Before our trip began, the Team had been asked to collect donations to purchase these motorbikes...12 motorbikes at $1,500 each. So we sent $18,000 ahead of us to buy the bikes...but the Vietnamese pastor (Nia) who bought the bikes was able to purchase 18 bikes and helmets with the money! Talk about loaves and fishes!! There were 12 of us from the States ready to ride and the extra bikes would be riden by some of the Vietnamese pastors who met us at the top of the mountain.

And so finally, our motorbike journey began on top of a Vietnamese mountain. We riders quickly acclimated ourselves to our bikes and off we went, down the mountain. Around the curves and switchbacks we went, smiling and laughing with our Vietnamese pastor counterparts. At the bottom of the mountain was the city of DaNang...our first experience riding in city traffic on motorbikes...yikes!!

We wind our way through the streets of DaNang and eventually we stop at a United Methodist house church. (A house church is a congregation that is meeting is someone's home because they have not been able to raise the money to buy or build a church building yet.) Here we meet the pastor and several of his congregation. There are also a dozen or so members of the Vietnamese congregation present to be a couple of the pastors in our group do the honors!

As a side note about the Vietnamese churches and their members...we have been amazed at their enthusiasm and excitement. Their worship services are exhuberent and joy-filled. In talking with some of them, they relate that THEY are amazed at our interest and encouragement of THEM. The main request from these small congregations is not for money (which they could certainly use) but for our prayers.

As we leave the church we are caught in a massive traffic jam in downtown DaNang. After some skillful (and lucky) riding, we eventually leave DaNang behind us. Miraculously, we do not witness any accidents at all! We continue south along Highway 1A, our next stop is Hoi An, where we spend the night at the Thanh Binh hotel. A quick shower and off to supper. Tomorrow we continue south.

Thursday, May 6, 2010

Vietnam - Day 2

I know what you're thinking. You're looking at the picture of the breakfast feast we enjoyed at the Kim Do Hotel, and you're thinking, "This is Vietnam?" Ho Chi Minh City is very much an international destination, catering not only to Americans but to visitors from around the globe. Yes, our first breakfast in Vietnam was delicious and abundant!

After breakfast, we had a couple hours to do a wee bit of sight-seeing near our hotel. We were greeted by throngs of motorbikes plying the streets and by vendors hawking their wares and an occasional breakfast on the sidewalks. Ho Chi Minh City is a thriving metropolis of over 7 million. I think each one has a motorbike! We didn't have much time to look around as we were scheduled to fly north just after lunch. So, after a brief look around we were off to the airport once again.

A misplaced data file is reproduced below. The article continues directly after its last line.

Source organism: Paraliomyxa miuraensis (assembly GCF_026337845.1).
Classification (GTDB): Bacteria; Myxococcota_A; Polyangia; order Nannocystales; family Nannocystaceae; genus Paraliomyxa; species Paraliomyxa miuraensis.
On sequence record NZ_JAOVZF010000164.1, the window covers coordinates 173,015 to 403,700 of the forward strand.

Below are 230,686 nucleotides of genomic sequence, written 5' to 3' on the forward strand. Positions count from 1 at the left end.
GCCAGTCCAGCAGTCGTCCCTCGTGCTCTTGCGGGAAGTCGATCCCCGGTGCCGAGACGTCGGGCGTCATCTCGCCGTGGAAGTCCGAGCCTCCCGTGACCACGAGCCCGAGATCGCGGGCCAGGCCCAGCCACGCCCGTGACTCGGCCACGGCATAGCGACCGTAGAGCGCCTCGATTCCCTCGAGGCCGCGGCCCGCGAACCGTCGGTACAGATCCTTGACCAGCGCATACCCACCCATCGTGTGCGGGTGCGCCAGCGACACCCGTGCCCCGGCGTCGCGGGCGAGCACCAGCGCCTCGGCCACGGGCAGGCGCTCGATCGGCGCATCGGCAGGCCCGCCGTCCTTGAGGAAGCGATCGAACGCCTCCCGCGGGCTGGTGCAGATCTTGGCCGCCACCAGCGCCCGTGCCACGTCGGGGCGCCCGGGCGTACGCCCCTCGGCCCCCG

After a flight of an hour or so, we arrived in Hue around 4:00 pm local time. There we boarded two small busses and met our drivers, Bee and Nat. These two would be our drivers, luggage handlers, tour guides, and friends for the next 13 days. Both are fun to be around and have a great sense of humor.

Our busses slowly worked north into the city of Hue. All along the way we wound through throngs of bicycles, motorbikes, and foot traffic. So much traffic...every one going somewhere. Bicycles and motorbikes are heavily laden with all manor of goods...fruits, vegetables, boxes, guy even had a refrigerator tied down to the back of his motorbike! The weather was warm and humid, temps in the low 90's even this far north. Yet, many of the Vietnamese wore long sleeves, some wearing hoodies and light jackets. All we could do was roll up our windows and crank up the air!

We continued to wind through the streets of Hue until we reached the Huong (Perfume) River. We pull in to the Huong Giang Hotel around 5:00 pm. We are told we have an hour until supper...a river boat supper cruise on the Perfume River. When we arrive for dinner, a surprise awaits us. We are to don traditional robes for this feast on the river!

Supper was interesting to say the least. The catch phrase became "similar yet different" at one table and "don't ask, don't tell" at another. The nine course meal consisted of soups, salads using local greens, shrimp (prawns with the heads still attached!) beef wrapped in rice leaves, chicken, and of course rice and fish. Our entertainment was a trio playing traditional instruments to accompany a small chorus of young ladies. We enjoyed this very different music as we floated up and down the Perfume River.

The evening finally came to an end for the weary back to the hotel for some sleep. We now spend our second night in Vietnam.

One side note: Hue is in the center of Vietnam, just south of the 17th parallel that once seperated north from south Vietnam. The Communist influence is very strong here. We have been told that restrictions and attitudes towards Americans will ease as we travel south. Tomorrow we pick up our motorbikes and the real journey begins!!